THE HOLY THIEF
THE year is 1936, and we are in Moscow. Which is not a safe place to be.
After six years in power, Joseph Stalin's position as head of the Soviet state is unshakable, and his purges are just beginning. Two years later, hundreds of thousands of his countrymen will have been declared enemies of the state, and either executed or sent to the Gulag prison camps.
It is definitely not a time when anyone would wish to come to the attention of the authorities – especially the NKVD, Stalin's secret police. But if you happen to be a criminal investigator with the Moscow Militia, and have just been handed a high-profile murder case, you really don't have much choice in the matter.
Detective Captain Alexei Dimitrevitch Korolev is the unfortunate officer in question, and the central character in William Ryan's first novel.
It's a satisfyingly complex affair, with some excellently-observed characters who exist in a nightmarish world of fear, suspicion and danger.
Ryan skillfully captures the reality of life in the most spied-upon society in history. It is a time when no one can afford to make an unguarded comment, when every friend and relative is a potential informer and when paranoia is the default state of mind.
Korolev's personal nightmare begins when he is given the task of investigating what seems to be a straightforward, if extremely brutal, murder.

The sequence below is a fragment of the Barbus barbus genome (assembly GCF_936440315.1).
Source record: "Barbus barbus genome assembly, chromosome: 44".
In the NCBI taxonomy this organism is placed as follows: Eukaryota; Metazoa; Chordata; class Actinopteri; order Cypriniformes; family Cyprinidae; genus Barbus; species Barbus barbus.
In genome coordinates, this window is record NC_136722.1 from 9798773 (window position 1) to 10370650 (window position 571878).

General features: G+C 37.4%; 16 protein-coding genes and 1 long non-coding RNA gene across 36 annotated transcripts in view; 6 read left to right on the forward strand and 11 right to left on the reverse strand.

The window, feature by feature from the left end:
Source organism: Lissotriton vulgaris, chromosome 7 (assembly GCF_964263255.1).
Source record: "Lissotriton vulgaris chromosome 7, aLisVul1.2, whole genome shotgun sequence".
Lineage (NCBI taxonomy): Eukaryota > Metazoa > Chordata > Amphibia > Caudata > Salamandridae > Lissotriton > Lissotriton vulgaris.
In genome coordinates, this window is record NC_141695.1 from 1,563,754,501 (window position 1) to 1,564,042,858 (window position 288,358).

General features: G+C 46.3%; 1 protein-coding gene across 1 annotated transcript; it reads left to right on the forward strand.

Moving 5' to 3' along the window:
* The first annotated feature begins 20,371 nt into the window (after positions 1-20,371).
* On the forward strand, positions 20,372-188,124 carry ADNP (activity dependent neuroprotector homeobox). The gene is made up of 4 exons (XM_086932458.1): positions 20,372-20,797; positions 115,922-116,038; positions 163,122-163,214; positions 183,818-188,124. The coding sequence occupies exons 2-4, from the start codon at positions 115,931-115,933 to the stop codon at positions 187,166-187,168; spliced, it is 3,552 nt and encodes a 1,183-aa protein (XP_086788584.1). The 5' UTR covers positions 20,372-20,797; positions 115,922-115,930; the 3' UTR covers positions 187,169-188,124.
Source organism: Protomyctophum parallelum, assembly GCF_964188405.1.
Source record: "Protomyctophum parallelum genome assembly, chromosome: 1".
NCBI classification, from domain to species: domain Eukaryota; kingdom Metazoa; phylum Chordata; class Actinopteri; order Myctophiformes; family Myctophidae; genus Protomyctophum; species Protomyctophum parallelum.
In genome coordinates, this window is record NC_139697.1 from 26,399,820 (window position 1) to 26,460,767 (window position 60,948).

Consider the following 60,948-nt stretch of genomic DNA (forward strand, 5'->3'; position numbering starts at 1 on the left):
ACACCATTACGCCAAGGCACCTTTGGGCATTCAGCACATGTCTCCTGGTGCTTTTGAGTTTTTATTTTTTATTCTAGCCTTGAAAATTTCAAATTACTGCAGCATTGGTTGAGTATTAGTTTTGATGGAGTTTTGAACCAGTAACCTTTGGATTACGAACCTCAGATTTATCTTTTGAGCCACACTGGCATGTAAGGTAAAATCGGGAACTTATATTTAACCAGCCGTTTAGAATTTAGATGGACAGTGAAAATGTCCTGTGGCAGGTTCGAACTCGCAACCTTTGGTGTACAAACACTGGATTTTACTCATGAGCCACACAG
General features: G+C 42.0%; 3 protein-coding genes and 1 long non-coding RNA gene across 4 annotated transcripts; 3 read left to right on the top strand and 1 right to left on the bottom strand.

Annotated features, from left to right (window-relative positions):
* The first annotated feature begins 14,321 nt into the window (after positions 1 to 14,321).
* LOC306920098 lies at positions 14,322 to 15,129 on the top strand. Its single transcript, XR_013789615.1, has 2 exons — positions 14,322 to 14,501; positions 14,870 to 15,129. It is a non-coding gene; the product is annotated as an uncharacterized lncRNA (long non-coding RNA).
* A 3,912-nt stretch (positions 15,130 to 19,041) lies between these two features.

The mutilated body of a young woman has been found in a deconsecrated church, and it doesn't take long to work out that she has also been cruelly tortured.
Soon, however, another body is discovered. This time the victim is a member of the Thieves, the rulers of Moscow's underworld, and Korolev finds himself having to forge an unholy alliance with them as he seeks the truth.
However, the more evidence that Korolev unearths, the more dangerous his position becomes. In a world where no one is quite who they seem, and even his closest colleagues have their own secrets to hide, who is there left for him to trust?
The Holy Thief is an impressive debut from Ryan. It pulls off the difficult task of laying down ample foundations for a scheduled subsequent series without burdening its narrative drive with excessive back-story detail.
I look forward to Captain Korolev's further exploits under the cold gaze of Comrade Stalin.
THE SHEEN ON THE SILK
FOR her latest murder mystery, Anne Perry has forsaken her familiar world of Victorian England in favour of the thirteenth-century delights of ancient Byzantium.
It proves a rewarding decision.
The year is 1273, and the city of Constantinople is imperilled by crusading Italian and French troops who are massing on its borders. One possible source of salvation would be an alliance with Rome. But this would come at too high a price – it would mean the city surrendering its Orthodox religion to the Catholic Church.
Plotting is rife as allegiances ebb and flow in the swirling turmoil engulfing the city. A fact which is soon discovered by one of Constantinople's most recent arrivals.
Anna has come to the city on a quest to discover why her brother Justinian has been banished for a murder she believes he did not commit.
But to do that, she will need to be able to circulate in all levels of the city's society – something a mere woman would find impossible.
Her solution is one of Perry's most audacious conceits so far. Anna decides to pass herself off as a eunuch.
I know, I know; It came as a bit of a surprise to me, too. But apparently there were a lot more of them around in those days.